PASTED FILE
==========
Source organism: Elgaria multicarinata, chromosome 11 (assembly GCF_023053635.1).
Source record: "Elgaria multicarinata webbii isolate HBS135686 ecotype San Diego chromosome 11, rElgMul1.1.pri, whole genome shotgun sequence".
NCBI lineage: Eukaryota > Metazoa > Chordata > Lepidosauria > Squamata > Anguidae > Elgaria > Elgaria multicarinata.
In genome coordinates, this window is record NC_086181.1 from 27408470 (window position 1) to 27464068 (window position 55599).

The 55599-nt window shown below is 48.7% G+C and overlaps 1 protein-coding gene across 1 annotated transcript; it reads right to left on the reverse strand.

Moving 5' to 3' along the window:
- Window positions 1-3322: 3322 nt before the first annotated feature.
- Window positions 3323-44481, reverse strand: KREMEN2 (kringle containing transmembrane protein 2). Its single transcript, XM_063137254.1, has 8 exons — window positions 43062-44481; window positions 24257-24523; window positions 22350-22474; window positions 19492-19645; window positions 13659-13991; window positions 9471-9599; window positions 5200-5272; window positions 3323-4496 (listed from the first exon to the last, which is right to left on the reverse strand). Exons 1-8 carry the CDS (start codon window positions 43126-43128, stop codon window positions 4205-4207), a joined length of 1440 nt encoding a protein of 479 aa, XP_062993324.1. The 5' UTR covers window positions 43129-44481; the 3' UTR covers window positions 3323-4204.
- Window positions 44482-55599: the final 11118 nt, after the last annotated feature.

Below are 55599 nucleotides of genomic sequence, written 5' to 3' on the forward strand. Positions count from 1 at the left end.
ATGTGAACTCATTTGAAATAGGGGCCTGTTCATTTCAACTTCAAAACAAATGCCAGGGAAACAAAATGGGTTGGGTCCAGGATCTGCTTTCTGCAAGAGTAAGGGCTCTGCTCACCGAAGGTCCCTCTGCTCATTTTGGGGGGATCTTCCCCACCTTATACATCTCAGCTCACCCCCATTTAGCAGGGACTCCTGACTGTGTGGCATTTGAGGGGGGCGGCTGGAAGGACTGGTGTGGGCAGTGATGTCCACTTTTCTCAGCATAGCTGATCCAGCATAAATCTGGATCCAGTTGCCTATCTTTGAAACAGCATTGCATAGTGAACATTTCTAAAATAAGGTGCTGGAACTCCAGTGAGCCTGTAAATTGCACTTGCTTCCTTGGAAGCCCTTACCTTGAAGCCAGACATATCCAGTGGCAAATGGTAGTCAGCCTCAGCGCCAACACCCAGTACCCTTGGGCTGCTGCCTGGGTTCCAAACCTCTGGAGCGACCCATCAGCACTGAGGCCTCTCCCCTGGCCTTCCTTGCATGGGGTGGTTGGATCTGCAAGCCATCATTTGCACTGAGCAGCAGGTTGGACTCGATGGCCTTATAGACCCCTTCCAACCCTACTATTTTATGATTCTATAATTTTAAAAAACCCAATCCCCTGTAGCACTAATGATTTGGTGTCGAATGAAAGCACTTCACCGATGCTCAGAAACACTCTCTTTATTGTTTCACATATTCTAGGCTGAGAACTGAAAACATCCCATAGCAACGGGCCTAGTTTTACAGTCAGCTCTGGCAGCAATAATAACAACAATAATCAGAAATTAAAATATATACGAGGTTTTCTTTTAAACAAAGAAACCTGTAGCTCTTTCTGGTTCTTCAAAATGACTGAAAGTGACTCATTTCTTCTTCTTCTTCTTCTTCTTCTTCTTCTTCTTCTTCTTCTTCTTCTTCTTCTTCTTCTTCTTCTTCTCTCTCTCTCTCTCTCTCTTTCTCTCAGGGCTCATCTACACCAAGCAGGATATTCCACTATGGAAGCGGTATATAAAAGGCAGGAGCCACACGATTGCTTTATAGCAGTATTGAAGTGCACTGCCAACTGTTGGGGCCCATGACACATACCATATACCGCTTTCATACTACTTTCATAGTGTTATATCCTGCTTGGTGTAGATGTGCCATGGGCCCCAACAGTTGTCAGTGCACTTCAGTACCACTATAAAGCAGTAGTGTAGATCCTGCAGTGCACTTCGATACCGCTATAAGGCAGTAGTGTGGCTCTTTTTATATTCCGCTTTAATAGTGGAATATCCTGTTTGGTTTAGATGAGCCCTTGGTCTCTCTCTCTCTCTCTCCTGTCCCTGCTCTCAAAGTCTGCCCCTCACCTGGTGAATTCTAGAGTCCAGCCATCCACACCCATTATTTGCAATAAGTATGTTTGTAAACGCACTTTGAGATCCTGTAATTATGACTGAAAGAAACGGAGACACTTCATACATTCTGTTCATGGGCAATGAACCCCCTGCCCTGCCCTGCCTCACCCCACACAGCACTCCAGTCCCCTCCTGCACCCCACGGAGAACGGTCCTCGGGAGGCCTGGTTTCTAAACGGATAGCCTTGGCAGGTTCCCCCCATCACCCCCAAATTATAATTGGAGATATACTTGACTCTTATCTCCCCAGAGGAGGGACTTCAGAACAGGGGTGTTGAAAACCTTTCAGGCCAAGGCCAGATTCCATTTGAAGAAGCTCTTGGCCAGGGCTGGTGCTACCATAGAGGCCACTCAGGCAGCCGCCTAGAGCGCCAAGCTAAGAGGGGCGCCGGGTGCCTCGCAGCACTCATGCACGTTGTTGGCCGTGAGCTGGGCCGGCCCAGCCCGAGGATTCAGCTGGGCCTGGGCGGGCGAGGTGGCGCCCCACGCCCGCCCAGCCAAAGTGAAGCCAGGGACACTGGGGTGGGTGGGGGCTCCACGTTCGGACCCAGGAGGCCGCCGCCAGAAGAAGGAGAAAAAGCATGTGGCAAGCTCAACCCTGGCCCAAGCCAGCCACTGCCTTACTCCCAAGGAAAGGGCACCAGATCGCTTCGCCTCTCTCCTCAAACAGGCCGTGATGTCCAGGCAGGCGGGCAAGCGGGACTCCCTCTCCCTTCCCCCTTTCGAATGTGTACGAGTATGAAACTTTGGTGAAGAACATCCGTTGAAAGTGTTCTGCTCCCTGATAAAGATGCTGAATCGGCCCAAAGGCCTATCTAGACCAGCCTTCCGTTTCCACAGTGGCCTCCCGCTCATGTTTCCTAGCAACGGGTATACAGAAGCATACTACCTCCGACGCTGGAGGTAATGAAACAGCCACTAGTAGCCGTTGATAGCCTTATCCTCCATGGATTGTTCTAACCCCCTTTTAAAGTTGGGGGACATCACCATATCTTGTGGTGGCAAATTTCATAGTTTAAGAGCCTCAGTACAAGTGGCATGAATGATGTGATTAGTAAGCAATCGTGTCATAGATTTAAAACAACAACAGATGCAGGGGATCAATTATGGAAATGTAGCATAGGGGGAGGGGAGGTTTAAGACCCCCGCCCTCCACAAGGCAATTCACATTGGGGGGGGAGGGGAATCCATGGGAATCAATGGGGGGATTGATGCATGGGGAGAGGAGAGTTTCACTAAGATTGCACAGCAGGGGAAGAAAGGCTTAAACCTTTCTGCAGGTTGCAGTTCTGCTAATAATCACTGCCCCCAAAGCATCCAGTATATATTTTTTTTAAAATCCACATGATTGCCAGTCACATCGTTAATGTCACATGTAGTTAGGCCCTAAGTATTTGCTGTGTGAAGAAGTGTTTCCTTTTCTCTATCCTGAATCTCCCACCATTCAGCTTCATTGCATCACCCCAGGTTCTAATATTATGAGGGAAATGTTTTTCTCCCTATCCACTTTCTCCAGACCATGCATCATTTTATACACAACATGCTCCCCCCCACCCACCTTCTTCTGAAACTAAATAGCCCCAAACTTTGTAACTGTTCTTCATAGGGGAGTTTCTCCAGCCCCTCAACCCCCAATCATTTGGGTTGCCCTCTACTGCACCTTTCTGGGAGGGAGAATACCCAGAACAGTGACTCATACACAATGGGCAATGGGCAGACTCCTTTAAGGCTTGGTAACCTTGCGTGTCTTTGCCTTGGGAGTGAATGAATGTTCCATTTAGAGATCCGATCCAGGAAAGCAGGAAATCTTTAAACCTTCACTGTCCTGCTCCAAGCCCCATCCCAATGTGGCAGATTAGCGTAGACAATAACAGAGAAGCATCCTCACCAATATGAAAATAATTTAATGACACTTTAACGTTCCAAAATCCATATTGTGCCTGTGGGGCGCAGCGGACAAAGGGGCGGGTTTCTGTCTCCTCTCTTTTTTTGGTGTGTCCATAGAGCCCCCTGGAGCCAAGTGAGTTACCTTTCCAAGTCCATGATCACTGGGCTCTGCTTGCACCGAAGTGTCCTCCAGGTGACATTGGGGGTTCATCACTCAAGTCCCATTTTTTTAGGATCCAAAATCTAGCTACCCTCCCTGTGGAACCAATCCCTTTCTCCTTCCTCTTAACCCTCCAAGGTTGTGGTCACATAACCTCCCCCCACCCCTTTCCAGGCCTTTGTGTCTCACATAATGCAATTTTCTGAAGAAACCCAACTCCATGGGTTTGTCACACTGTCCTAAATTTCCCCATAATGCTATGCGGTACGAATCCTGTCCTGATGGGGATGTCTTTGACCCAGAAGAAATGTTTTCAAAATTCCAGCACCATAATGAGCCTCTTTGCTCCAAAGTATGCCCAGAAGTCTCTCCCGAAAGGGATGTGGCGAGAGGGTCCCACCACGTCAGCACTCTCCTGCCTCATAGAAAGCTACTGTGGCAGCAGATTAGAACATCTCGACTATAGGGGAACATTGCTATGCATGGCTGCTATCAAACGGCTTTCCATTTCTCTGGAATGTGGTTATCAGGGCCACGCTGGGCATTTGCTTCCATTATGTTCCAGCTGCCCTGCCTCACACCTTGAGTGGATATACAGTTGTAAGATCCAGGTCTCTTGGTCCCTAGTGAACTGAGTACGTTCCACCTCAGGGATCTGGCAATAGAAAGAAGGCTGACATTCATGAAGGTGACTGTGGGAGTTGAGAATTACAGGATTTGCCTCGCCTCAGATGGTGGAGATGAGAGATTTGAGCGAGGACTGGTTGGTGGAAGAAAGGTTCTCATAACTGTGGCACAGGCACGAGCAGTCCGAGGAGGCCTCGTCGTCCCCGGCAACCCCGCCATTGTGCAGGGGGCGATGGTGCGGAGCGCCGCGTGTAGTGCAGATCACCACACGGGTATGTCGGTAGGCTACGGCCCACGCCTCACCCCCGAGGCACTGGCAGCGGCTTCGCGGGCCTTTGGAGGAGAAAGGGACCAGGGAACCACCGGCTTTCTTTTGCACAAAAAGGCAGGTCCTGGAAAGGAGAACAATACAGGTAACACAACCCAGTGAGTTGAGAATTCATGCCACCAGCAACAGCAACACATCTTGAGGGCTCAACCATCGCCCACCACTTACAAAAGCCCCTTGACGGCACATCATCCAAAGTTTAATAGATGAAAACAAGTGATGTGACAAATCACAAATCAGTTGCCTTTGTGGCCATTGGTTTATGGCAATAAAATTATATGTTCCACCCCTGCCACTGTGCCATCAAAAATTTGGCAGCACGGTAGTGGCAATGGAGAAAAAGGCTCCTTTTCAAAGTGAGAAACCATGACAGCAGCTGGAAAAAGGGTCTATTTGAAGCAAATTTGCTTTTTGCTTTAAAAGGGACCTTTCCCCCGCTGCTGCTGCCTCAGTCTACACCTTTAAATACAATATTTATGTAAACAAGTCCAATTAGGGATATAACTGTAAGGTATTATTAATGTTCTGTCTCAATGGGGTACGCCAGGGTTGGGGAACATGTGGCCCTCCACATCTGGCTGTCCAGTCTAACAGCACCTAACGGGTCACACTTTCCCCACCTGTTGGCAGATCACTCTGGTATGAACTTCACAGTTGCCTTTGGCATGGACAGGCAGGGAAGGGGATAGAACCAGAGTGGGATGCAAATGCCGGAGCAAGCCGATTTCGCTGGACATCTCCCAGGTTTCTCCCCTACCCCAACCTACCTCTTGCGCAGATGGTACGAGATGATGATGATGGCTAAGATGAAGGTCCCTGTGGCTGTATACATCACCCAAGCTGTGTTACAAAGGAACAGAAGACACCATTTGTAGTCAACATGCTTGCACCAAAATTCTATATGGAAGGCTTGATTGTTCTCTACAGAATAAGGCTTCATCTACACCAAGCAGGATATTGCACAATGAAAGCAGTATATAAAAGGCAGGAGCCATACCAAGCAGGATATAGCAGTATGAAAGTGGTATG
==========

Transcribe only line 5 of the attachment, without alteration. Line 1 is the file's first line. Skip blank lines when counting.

The 55599-nt window shown below is 48.7% G+C and overlaps 1 protein-coding gene across 1 annotated transcript; it reads right to left on the reverse strand.